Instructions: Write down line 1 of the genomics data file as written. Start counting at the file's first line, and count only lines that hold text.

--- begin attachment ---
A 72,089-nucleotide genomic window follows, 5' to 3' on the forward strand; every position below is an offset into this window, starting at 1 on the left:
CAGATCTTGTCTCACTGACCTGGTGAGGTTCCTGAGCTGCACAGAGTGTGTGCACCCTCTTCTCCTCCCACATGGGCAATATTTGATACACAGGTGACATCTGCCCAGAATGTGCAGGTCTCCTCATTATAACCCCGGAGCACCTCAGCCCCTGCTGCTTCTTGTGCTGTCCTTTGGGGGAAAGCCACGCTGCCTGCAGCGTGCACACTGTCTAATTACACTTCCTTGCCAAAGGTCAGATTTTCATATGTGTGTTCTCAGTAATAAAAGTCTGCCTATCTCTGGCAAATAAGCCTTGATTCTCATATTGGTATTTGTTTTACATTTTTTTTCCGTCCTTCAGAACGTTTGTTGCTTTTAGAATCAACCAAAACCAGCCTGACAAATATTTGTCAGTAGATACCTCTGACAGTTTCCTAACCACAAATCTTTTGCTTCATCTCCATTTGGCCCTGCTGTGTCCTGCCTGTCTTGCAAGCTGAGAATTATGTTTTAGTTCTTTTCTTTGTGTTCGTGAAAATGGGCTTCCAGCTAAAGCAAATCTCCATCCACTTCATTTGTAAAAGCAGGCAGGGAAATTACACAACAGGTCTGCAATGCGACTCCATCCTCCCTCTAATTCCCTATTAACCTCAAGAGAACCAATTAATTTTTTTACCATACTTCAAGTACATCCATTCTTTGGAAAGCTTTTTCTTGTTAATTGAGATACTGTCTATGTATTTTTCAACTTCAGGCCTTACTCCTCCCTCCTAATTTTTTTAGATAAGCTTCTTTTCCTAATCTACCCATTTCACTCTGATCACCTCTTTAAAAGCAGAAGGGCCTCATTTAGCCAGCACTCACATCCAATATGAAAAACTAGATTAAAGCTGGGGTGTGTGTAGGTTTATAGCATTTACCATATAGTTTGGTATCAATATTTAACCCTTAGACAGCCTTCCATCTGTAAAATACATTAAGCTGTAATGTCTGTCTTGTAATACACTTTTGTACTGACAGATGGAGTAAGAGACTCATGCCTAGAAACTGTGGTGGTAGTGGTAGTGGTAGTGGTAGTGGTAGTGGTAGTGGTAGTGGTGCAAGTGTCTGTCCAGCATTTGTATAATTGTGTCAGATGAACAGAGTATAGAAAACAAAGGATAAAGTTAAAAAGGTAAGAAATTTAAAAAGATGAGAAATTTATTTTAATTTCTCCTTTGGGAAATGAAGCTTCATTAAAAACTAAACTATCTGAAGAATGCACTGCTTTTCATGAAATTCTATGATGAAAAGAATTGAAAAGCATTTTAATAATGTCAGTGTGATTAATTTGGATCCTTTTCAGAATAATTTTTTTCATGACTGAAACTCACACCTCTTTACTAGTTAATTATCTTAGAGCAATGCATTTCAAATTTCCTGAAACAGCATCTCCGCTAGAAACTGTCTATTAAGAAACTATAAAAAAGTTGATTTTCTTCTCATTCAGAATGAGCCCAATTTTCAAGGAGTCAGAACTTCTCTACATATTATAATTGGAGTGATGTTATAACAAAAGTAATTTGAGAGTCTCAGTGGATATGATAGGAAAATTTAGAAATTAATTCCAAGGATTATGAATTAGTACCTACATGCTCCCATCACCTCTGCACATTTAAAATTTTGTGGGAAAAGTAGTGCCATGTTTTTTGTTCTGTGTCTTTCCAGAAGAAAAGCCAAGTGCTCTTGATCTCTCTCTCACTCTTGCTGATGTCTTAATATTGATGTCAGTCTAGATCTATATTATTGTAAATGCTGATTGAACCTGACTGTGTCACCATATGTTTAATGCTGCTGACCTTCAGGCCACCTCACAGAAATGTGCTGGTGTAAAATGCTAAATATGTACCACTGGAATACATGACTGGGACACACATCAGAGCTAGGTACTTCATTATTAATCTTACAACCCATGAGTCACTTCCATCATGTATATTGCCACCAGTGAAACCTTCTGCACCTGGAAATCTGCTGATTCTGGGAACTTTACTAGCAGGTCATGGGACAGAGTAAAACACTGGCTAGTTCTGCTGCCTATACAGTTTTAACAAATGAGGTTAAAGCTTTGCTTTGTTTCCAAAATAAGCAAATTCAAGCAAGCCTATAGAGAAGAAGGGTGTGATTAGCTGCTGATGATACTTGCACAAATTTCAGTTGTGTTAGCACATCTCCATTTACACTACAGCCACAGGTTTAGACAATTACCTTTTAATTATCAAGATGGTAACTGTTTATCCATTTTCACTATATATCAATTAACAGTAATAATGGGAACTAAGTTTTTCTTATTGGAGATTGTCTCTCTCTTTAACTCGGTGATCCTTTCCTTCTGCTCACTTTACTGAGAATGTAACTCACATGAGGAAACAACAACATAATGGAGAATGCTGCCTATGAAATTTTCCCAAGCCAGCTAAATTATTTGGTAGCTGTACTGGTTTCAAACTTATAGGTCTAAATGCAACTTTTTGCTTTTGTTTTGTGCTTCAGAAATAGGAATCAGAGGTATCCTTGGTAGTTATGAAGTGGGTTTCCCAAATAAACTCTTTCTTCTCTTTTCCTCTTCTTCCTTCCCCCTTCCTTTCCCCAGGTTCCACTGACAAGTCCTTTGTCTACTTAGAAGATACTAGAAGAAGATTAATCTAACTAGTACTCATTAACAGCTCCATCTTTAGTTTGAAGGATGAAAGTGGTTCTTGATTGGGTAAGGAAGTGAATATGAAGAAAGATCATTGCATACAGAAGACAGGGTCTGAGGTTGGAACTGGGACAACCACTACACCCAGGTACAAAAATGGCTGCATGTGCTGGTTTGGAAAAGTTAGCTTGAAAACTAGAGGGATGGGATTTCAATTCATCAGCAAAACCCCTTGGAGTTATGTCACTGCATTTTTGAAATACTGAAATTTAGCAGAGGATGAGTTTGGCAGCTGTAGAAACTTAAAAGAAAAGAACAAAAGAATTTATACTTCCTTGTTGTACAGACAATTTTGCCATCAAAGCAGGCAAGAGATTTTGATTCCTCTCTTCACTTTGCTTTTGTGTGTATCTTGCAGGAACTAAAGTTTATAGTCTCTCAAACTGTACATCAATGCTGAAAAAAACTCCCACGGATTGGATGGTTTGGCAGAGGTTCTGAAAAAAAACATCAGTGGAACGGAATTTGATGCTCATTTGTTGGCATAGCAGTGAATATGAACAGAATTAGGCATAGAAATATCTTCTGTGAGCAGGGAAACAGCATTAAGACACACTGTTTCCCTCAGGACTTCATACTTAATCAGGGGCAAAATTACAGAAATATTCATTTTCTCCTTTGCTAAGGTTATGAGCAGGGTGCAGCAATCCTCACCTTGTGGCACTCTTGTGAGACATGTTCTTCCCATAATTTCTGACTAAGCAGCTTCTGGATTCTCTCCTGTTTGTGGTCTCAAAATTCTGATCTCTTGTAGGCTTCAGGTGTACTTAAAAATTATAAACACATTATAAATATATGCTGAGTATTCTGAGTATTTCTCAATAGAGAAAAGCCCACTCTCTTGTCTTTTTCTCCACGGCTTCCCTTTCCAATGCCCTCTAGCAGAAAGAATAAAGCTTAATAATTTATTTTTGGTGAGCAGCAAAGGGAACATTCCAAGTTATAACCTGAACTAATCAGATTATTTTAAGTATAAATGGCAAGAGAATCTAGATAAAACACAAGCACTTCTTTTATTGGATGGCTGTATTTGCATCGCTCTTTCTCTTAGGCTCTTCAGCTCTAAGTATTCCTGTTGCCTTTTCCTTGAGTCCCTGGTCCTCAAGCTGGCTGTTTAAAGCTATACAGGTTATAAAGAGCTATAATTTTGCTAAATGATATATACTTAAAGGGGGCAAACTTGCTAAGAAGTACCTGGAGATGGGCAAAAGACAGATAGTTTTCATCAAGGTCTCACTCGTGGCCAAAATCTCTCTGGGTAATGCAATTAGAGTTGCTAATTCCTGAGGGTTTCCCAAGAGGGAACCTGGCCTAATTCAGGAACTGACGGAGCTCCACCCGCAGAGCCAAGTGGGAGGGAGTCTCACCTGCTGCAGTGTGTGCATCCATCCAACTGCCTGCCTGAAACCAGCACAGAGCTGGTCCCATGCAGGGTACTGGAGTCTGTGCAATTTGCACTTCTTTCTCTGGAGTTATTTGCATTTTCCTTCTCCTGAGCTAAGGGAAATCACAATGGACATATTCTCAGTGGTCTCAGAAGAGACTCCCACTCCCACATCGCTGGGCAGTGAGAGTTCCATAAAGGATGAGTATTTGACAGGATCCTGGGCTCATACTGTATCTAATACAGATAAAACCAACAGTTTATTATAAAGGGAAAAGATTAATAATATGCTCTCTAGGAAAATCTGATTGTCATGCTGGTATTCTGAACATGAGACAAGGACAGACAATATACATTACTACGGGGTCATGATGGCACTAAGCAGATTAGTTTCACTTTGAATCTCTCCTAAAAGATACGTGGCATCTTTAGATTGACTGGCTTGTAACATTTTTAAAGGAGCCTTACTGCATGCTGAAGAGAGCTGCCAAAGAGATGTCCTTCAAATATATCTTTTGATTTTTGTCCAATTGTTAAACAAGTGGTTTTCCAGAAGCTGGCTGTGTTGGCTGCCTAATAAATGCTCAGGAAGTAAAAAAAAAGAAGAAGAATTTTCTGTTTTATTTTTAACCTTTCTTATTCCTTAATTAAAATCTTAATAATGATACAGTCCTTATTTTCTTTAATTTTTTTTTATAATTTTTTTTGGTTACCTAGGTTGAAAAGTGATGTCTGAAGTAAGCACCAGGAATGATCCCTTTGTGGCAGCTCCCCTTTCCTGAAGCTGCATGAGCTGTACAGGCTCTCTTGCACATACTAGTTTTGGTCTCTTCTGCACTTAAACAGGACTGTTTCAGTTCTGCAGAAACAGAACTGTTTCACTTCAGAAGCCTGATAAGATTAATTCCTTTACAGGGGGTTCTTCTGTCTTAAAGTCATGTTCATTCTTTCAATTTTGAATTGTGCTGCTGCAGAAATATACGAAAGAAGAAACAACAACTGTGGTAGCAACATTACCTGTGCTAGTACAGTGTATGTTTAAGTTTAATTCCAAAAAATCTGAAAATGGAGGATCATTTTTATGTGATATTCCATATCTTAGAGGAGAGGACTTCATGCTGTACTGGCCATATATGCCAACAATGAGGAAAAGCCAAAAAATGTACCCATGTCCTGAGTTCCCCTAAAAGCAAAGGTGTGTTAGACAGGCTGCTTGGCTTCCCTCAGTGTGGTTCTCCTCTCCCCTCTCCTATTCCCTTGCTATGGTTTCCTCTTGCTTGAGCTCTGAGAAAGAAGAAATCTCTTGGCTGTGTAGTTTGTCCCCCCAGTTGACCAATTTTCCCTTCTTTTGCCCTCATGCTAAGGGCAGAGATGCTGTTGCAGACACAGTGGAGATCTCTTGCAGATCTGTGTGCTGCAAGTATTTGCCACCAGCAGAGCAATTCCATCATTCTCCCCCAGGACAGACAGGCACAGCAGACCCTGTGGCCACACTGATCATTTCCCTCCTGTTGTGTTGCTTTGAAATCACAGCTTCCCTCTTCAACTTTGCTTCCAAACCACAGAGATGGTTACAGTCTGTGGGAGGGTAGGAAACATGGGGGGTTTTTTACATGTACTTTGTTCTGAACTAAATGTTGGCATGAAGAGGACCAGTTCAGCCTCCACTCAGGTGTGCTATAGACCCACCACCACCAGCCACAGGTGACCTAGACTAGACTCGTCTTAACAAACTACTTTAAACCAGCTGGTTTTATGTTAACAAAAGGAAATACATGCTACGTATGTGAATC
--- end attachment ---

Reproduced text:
A 72,089-nucleotide genomic window follows, 5' to 3' on the forward strand; every position below is an offset into this window, starting at 1 on the left: